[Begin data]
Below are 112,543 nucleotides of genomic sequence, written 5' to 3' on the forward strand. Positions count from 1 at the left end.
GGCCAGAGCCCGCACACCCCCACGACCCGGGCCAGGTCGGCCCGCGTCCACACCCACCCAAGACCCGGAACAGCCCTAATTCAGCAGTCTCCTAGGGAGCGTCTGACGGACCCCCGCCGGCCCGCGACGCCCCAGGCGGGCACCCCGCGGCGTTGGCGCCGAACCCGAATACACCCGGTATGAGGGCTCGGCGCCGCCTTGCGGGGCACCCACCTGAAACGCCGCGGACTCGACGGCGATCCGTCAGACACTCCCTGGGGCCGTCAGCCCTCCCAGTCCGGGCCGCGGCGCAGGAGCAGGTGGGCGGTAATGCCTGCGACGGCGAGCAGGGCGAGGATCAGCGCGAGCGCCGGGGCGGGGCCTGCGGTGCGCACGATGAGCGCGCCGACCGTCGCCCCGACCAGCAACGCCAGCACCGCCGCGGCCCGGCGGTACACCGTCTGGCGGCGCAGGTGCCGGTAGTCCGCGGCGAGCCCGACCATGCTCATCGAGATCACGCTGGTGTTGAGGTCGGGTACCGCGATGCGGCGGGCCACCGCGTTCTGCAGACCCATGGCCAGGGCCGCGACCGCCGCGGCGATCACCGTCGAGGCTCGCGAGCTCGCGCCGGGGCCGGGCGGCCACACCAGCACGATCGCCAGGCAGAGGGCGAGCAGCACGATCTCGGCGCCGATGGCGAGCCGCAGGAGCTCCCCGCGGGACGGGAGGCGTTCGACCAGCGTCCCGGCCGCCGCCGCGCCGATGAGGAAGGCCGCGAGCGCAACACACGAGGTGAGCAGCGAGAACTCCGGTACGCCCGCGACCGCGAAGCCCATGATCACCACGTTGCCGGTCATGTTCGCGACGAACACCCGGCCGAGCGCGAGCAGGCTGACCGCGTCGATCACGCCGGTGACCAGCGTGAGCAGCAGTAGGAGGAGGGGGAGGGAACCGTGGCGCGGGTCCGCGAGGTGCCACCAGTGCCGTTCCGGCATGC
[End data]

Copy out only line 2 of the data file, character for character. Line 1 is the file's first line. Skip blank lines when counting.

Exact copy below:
GGCCAGAGCCCGCACACCCCCACGACCCGGGCCAGGTCGGCCCGCGTCCACACCCACCCAAGACCCGGAACAGCCCTAATTCAGCAGTCTCCTAGGGAGCGTCTGACGGACCCCCGCCGGCCCGCGACGCCCCAGGCGGGCACCCCGCGGCGTTGGCGCCGAACCCGAATACACCCGGTATGAGGGCTCGGCGCCGCCTTGCGGGGCACCCACCTGAAACGCCGCGGACTCGACGGCGATCCGTCAGACACTCCCTGGGGCCGTCAGCCCTCCCAGTCCGGGCCGCGGCGCAGGAGCAGGTGGGCGGTAATGCCTGCGACGGCGAGCAGGGCGAGGATCAGCGCGAGCGCCGGGGCGGGGCCTGCGGTGCGCACGATGAGCGCGCCGACCGTCGCCCCGACCAGCAACGCCAGCACCGCCGCGGCCCGGCGGTACACCGTCTGGCGGCGCAGGTGCCGGTAGTCCGCGGCGAGCCCGACCATGCTCATCGAGATCACGCTGGTGTTGAGGTCGGGTACCGCGATGCGGCGGGCCACCGCGTTCTGCAGACCCATGGCCAGGGCCGCGACCGCCGCGGCGATCACCGTCGAGGCTCGCGAGCTCGCGCCGGGGCCGGGCGGCCACACCAGCACGATCGCCAGGCAGAGGGCGAGCAGCACGATCTCGGCGCCGATGGCGAGCCGCAGGAGCTCCCCGCGGGACGGGAGGCGTTCGACCAGCGTCCCGGCCGCCGCCGCGCCGATGAGGAAGGCCGCGAGCGCAACACACGAGGTGAGCAGCGAGAACTCCGGTACGCCCGCGACCGCGAAGCCCATGATCACCACGTTGCCGGTCATGTTCGCGACGAACACCCGGCCGAGCGCGAGCAGGCTGACCGCGTCGATCACGCCGGTGACCAGCGTGAGCAGCAGTAGGAGGAGGGGGAGGGAACCGTGGCGCGGGTCCGCGAGGTGCCACCAGTGCCGTTCCGGCATGC